Published on November 22nd, 2020 | by Scott De Lacy
Observer: System Redux – PC Review
Summary: Observer: System Redux is a beautiful, scary, immersive experience that will get your heart beating. You wont be quite the same after playing this one!
“The Award-winning Dystopian Thriller Goes Next-gen”
This game was first released in August 2017 and has now been re-released in November 2020 for Windows, PlayStation 4 and Xbox One with updated graphics and visual effects.
In the year is 2084, in Krakow, Poland, where augmentations and body modifications are the normal, the populace has been living in fear of a resurgence of the Nanophage, a highly infectious virus that causes havoc on the augmented systems, causing loss of control of body and mind and ultimately death.
The megacorporation Chrion took control of Poland and now provides all policing services, including the Observer unit, which is a special group of augmented officers that can connect to the brain implants of others and interrogate the mind directly.
The player character is the road-worn Observer Detective Daniel Lazarski, as the stereotypical older disgruntled and tired ‘cop on the beat’.
It wouldn’t be a dystopian world without the denizens of society being clustered together in a heavily secured and monitored rundown apartment housing where drugs and crime are rampant.
With what starts from an interrupted phone call with an alarming direct transmission from Lazarski’s son Adam, to a full-blown murder investigation after finding a headless body in Adam’s apartment, this game takes psychological turn after psychological turn as Lazarski travels down the rabbit hole.
This game is vivid in imagery and symbolism, which is perhaps why the cyberpunk themed technology furthers the sense of desperation and peril in the environment and NPC’s.
Controls and Game play
Straight forward WASD controls for navigation and CTRL for crouching. There is no shooting in this game, it is simply point and click and using good old fashioned brain-power to solve the clues and navigate the environment and puzzles inside of the minds.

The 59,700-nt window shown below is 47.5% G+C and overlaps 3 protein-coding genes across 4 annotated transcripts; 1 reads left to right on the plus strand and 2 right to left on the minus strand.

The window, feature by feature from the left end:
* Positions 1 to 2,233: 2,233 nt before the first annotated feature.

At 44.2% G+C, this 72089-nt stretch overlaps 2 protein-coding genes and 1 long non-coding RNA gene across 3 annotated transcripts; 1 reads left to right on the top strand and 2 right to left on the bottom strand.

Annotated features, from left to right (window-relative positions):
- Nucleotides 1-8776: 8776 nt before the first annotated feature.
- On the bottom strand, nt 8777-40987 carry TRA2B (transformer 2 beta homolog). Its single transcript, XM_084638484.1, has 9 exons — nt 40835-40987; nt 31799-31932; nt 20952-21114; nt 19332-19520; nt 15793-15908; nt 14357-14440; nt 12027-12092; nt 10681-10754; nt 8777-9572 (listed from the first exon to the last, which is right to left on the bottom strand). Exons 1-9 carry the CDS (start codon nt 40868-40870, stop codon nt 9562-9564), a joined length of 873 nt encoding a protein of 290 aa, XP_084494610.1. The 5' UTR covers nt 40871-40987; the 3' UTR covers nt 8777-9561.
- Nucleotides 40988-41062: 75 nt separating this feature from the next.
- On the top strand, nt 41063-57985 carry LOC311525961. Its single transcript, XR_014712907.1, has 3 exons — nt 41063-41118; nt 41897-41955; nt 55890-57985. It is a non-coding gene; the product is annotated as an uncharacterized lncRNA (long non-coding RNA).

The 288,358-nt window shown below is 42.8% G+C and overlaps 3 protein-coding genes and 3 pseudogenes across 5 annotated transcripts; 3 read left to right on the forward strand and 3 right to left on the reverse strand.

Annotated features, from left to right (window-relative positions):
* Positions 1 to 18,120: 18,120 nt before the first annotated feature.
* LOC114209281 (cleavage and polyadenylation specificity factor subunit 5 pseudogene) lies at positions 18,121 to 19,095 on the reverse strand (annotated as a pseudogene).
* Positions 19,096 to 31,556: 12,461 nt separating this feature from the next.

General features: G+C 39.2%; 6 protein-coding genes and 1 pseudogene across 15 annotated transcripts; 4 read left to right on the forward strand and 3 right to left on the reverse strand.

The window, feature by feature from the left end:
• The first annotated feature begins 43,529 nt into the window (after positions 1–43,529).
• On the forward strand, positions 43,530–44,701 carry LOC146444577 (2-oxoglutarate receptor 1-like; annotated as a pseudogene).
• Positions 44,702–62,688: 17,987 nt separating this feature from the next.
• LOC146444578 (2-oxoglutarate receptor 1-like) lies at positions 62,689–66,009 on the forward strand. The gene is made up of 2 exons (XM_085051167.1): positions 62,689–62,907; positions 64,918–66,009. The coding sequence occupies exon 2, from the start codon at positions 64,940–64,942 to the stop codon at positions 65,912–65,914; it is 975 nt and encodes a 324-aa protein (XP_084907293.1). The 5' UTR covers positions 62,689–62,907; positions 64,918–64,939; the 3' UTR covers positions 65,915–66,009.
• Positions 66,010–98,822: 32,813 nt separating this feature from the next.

As an augmented detective, Lazarski has the ability to enable Night-Vision mode, a Bio-investigation/scanning mode and a digital scanning mode through his ocular implants. The latter two enable a HUD which enable detection of bio organisims, such as blood and organic material and scanning of digital objects which allow Lazarski to take instant readings and identify the objects he found.
Lazarski also must do some sleuthing on computers to gather intel to continue with investigations and this sometimes involves hacking. He uses his cracking augmentation to try and brute force PIN’s on keypads where possible.
Solving the mazes of confusion in Lazarski’s mind and in the mind of others is one of the more complicated aspects of the game, but doing so is the objective and advances the story.
The graphics in Observer: System Redux are sensational, highly detailed, wide ranging and complex.
Immediately present is the practical foresight with the white target reticle as a single dot. When this is passed over any pixel that is white or close to white, the dot becomes red. A minor thing but an example of high attention to detail.
Because this was a first-time playthrough, it is difficult to imagine Observer in any other way than the Observer: System Redux release, it feels as though this is what the game should have looked like from the beginning.
Observer: System Redux adds layers of complex detail to the NPC’s and objects within the game, which is evident by the before and after photos on the website.